[ABC] and its special agents shall be allowed free access during reasonable hours to every place in the Commonwealth and to the premises of both (i) every wine shipper licensee and beer shipper licensee and (ii) every delivery permittee wherever located where alcoholic beverages are manufactured, bottled, stored, offered for sale or sold, for the purpose of examining and inspecting such place and all records, invoices and accounts therein.

Sure enough, only licensees and permittees are required to give free access to agents. Since Osburn had essentially blown off the applicant’s Fourth Amendment rights, the folks at ABC acted within their legitimate discretion in firing him.



Appellate lawyers will want to read Kellogg v. Green very carefully. The primary issue is whether res judicata bars a collection action where the trial court has already decided the merits of that claim in a show-cause proceeding. (If this sounds hauntingly familiar to you, you’re recalling Lee v. Spoden, 290 Va. 235 (2015), which resolved a similar issue.)

Kellogg and Green are former spouses; a circuit court unhitched them in a divorce proceeding after 16 years of bliss. The final decree incorporated by reference a prenuptial agreement from 1998 and an amendment to that agreement, signed in 2004. Those terms required the now ex-husband to pay the now ex-wife $5,000 for each year of their marriage. The math comes up to just shy of $83K.

The wife later filed a motion to amend the divorce decree to correct a typographical error; the amendment agreement was actually signed in 2003, not 2004. She included a petition for a rule to show cause, claiming that the husband hadn’t paid what he owed.

The circuit court considered the matter and entered an order correcting the typo. It provided, in language that’s familiar in these contexts, “this cause shall remain on the docket of [the circuit court] for the purposes of enforcing the terms of the Agreements.” Two weeks later, it entered a second order that, in the language of today’s SCV opinion, “memorialized the granting of the motion to amend the Final Decree and denied and dismissed the Show Cause Petition.” The court found that while the husband owed the money, it hadn’t specified the date when that money was due, so the husband wasn’t in contempt.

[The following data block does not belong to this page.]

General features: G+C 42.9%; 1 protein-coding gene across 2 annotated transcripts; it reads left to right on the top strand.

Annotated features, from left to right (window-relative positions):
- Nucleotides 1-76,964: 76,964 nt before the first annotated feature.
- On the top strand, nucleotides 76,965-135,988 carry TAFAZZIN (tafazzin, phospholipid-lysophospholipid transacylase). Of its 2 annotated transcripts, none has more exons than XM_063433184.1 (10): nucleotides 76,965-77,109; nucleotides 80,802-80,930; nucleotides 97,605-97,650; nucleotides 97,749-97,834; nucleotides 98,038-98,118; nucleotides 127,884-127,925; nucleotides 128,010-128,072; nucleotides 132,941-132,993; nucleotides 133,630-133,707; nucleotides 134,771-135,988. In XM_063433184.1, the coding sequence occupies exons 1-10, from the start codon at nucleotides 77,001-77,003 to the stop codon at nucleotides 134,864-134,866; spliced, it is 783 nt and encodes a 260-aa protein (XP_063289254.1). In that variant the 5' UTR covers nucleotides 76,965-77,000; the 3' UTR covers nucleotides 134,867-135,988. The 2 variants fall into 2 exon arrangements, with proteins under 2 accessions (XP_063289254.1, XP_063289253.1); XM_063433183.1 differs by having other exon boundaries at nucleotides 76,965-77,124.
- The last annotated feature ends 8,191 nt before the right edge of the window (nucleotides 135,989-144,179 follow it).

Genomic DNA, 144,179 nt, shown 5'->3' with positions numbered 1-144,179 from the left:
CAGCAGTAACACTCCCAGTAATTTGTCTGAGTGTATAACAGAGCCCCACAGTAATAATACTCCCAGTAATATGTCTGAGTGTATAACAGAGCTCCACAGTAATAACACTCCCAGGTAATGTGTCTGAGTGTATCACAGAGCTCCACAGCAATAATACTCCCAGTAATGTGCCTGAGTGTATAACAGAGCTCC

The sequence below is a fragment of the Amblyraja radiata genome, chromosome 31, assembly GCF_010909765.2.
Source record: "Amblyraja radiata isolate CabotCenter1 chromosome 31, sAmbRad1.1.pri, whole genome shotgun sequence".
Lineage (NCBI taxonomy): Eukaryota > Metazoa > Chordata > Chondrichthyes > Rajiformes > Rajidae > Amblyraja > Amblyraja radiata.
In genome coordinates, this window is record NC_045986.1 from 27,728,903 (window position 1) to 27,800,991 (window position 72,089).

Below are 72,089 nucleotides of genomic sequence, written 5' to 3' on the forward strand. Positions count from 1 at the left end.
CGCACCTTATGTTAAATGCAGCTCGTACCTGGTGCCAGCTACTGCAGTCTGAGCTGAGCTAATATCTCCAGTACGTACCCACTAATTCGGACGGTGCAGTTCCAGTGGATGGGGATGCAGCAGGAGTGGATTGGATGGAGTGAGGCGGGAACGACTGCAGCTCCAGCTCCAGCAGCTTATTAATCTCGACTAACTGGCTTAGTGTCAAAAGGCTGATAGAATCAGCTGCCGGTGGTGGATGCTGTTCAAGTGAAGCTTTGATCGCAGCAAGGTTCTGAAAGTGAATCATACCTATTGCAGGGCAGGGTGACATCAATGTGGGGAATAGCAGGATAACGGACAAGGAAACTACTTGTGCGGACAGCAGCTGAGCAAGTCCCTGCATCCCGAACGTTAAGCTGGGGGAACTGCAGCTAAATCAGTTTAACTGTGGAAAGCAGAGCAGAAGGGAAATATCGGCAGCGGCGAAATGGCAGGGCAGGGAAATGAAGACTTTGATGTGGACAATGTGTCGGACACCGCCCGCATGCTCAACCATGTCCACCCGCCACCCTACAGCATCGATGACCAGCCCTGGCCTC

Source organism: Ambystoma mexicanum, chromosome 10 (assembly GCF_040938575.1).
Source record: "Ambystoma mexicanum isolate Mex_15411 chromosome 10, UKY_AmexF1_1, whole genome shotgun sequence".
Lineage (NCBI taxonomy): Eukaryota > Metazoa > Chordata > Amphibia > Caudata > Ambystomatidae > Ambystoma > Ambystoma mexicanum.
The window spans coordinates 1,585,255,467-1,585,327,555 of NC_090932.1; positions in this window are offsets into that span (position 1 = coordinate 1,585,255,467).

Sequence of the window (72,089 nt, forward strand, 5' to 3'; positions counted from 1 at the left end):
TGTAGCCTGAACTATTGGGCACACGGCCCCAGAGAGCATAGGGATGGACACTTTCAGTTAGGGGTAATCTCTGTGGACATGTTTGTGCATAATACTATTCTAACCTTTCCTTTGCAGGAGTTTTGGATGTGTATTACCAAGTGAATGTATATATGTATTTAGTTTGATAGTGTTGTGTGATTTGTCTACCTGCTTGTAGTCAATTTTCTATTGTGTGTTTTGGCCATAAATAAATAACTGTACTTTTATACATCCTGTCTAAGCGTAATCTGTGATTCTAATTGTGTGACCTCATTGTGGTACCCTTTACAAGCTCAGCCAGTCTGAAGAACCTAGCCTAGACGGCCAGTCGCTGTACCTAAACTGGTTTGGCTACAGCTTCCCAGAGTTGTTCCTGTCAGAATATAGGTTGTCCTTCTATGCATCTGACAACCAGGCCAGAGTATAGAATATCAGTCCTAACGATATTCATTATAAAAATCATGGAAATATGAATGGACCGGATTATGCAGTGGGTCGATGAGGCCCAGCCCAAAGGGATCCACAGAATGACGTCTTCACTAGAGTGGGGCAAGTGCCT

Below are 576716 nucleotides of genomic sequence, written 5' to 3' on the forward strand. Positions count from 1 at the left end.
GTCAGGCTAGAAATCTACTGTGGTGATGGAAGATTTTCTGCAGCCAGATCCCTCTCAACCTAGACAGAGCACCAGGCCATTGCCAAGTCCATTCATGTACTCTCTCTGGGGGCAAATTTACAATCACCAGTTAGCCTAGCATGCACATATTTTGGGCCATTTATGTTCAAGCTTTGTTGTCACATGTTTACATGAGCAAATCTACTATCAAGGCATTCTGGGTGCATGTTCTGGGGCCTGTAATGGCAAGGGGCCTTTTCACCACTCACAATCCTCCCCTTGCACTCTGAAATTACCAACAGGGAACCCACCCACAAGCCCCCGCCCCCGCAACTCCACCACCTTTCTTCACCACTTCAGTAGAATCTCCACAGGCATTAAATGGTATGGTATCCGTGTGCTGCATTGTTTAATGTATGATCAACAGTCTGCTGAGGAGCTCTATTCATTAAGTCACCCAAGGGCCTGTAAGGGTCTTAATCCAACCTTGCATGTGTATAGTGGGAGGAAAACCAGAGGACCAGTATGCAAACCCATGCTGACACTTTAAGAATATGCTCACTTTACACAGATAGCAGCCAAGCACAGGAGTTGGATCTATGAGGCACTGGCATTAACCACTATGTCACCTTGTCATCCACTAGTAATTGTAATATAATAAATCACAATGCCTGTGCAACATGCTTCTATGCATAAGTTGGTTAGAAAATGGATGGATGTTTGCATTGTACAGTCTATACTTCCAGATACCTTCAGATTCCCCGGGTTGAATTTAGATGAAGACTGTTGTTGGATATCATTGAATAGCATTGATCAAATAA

The wife figured she had another approach: She sued her ex for breach of contract. That looks plausible when you consider that the divorce decree stated that the agreements were enforceable “either under contract law or through the contempt powers” of the circuit court.

But the husband knew about Lee v. Spoden and filed a plea of res judicata. The circumstances of the two cases seemed indistinguishable to the trial judge, who dismissed the contract action. The wife argued in vain that the earlier proceedings weren’t final yet, because the court had retained the case on the docket to enforce the agreements.

Today, the Supreme Court reverses, agreeing that the previous ruling in the contempt proceeding wasn’t final. Since only final orders can serve as the basis for a plea of res judicata, the justices find that the trial court erroneously dismissed the contract claim. Today’s opinion remands the case to the circuit court for evaluation of that claim.

I will confess to being surprised at this ruling, for two reasons. First, the previous matter sure looks final to me, under the test for finality that the court quotes in this opinion:

A decree is final only when it disposes of the whole subject, gives all the relief that is contemplated and leaves nothing to be done by the court in the cause except its ministerial execution.

This quote is from a 1960 case, and the court has reaffirmed the holding often. In 2011, for example, it held the same thing, ending the passage with, “leaves nothing to be done in the cause save to superintend ministerially the execution of the order.”

Let’s go back to the language of the correction order in the divorce action: “this cause shall remain on the docket of [the circuit court] for the purposes of enforcing the terms of the Agreements.” I cannot explain to you why this language is not fully equal to “to superintend ministerially the execution of the order.” The subsequent order reaffirming the correction and dismissing the show-cause wasn’t filed in an independent action. It was entered within 21 days, so it was timely; but it didn’t create an open-ended, non-final order.